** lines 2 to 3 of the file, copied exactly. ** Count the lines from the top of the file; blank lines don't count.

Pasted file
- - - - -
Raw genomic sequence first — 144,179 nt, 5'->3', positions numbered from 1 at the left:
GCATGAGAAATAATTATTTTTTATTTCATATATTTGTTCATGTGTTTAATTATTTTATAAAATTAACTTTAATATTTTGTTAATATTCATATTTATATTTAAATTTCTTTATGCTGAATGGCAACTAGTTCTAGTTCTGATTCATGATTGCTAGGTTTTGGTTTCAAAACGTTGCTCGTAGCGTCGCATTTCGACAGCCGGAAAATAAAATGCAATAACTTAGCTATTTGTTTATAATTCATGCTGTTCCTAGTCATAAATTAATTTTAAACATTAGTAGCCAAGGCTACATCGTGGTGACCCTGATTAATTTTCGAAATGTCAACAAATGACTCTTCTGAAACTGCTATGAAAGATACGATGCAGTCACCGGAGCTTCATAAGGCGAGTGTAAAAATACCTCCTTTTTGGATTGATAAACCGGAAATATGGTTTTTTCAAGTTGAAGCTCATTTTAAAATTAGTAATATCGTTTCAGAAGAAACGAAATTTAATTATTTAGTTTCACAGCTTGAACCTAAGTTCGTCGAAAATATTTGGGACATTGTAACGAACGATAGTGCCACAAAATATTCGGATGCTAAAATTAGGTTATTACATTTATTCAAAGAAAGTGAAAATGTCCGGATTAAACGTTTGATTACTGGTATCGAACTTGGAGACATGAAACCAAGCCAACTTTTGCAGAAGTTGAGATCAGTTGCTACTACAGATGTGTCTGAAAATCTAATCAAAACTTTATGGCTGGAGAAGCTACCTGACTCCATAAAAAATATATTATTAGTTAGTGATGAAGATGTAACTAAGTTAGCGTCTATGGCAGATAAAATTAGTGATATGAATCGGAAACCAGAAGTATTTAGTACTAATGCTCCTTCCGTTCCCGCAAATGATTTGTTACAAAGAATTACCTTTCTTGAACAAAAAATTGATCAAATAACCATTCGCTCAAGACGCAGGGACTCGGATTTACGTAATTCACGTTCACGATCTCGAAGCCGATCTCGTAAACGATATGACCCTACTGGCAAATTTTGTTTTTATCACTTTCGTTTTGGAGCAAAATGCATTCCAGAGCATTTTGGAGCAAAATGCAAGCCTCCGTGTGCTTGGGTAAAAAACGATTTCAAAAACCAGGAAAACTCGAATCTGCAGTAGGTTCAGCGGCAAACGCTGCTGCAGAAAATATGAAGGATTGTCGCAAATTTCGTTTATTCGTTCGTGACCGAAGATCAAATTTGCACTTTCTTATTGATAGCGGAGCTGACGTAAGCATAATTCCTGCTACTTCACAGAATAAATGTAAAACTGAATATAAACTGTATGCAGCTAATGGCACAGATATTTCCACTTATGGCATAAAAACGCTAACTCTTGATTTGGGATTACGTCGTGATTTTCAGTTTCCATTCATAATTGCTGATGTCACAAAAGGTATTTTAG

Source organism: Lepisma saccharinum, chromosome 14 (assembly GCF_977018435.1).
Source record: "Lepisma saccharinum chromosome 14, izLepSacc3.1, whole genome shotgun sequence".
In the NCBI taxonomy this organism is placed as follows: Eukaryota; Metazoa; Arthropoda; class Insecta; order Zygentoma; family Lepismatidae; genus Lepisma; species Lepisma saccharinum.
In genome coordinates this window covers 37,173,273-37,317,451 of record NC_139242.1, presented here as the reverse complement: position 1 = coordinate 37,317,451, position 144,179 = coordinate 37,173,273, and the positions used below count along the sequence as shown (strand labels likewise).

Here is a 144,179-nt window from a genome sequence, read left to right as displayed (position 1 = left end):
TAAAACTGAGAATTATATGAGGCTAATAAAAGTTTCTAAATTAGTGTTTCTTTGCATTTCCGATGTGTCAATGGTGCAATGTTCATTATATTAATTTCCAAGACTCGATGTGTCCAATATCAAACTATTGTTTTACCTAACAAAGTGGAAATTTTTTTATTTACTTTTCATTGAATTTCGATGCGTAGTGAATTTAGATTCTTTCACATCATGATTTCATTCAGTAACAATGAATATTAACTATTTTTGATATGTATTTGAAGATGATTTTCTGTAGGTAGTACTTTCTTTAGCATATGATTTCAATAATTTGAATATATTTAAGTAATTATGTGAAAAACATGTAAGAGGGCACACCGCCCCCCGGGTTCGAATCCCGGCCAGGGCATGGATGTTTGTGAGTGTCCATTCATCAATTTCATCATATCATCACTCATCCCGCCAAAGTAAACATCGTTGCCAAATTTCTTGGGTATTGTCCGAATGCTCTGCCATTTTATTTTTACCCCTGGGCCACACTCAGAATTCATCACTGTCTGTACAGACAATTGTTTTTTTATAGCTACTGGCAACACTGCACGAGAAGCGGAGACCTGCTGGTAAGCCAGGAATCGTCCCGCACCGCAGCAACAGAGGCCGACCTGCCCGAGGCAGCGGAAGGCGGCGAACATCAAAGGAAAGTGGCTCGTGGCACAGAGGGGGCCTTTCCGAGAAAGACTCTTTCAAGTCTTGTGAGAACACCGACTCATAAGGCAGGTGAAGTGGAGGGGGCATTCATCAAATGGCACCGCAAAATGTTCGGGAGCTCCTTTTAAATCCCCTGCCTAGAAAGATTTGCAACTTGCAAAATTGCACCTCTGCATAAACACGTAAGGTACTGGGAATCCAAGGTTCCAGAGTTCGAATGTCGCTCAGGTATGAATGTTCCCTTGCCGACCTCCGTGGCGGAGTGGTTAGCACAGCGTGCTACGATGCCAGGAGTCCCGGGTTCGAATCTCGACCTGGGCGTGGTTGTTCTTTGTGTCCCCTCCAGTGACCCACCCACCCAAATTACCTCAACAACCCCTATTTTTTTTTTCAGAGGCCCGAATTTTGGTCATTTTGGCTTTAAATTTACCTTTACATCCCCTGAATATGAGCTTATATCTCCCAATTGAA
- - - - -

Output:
GCATGAGAAATAATTATTTTTTATTTCATATATTTGTTCATGTGTTTAATTATTTTATAAAATTAACTTTAATATTTTGTTAATATTCATATTTATATTTAAATTTCTTTATGCTGAATGGCAACTAGTTCTAGTTCTGATTCATGATTGCTAGGTTTTGGTTTCAAAACGTTGCTCGTAGCGTCGCATTTCGACAGCCGGAAAATAAAATGCAATAACTTAGCTATTTGTTTATAATTCATGCTGTTCCTAGTCATAAATTAATTTTAAACATTAGTAGCCAAGGCTACATCGTGGTGACCCTGATTAATTTTCGAAATGTCAACAAATGACTCTTCTGAAACTGCTATGAAAGATACGATGCAGTCACCGGAGCTTCATAAGGCGAGTGTAAAAATACCTCCTTTTTGGATTGATAAACCGGAAATATGGTTTTTTCAAGTTGAAGCTCATTTTAAAATTAGTAATATCGTTTCAGAAGAAACGAAATTTAATTATTTAGTTTCACAGCTTGAACCTAAGTTCGTCGAAAATATTTGGGACATTGTAACGAACGATAGTGCCACAAAATATTCGGATGCTAAAATTAGGTTATTACATTTATTCAAAGAAAGTGAAAATGTCCGGATTAAACGTTTGATTACTGGTATCGAACTTGGAGACATGAAACCAAGCCAACTTTTGCAGAAGTTGAGATCAGTTGCTACTACAGATGTGTCTGAAAATCTAATCAAAACTTTATGGCTGGAGAAGCTACCTGACTCCATAAAAAATATATTATTAGTTAGTGATGAAGATGTAACTAAGTTAGCGTCTATGGCAGATAAAATTAGTGATATGAATCGGAAACCAGAAGTATTTAGTACTAATGCTCCTTCCGTTCCCGCAAATGATTTGTTACAAAGAATTACCTTTCTTGAACAAAAAATTGATCAAATAACCATTCGCTCAAGACGCAGGGACTCGGATTTACGTAATTCACGTTCACGATCTCGAAGCCGATCTCGTAAACGATATGACCCTACTGGCAAATTTTGTTTTTATCACTTTCGTTTTGGAGCAAAATGCATTCCAGAGCATTTTGGAGCAAAATGCAAGCCTCCGTGTGCTTGGGTAAAAAACGATTTCAAAAACCAGGAAAACTCGAATCTGCAGTAGGTTCAGCGGCAAACGCTGCTGCAGAAAATATGAAGGATTGTCGCAAATTTCGTTTATTCGTTCGTGACCGAAGATCAAATTTGCACTTTCTTATTGATAGCGGAGCTGACGTAAGCATAATTCCTGCTACTTCACAGAATAAATGTAAAACTGAATATAAACTGTATGCAGCTAATGGCACAGATATTTCCACTTATGGCATAAAAACGCTAACTCTTGATTTGGGATTACGTCGTGATTTTCAGTTTCCATTCATAATTGCTGATGTCACAAAAGGTATTTTAG

Source organism: Lepisma saccharinum, chromosome 14 (assembly GCF_977018435.1).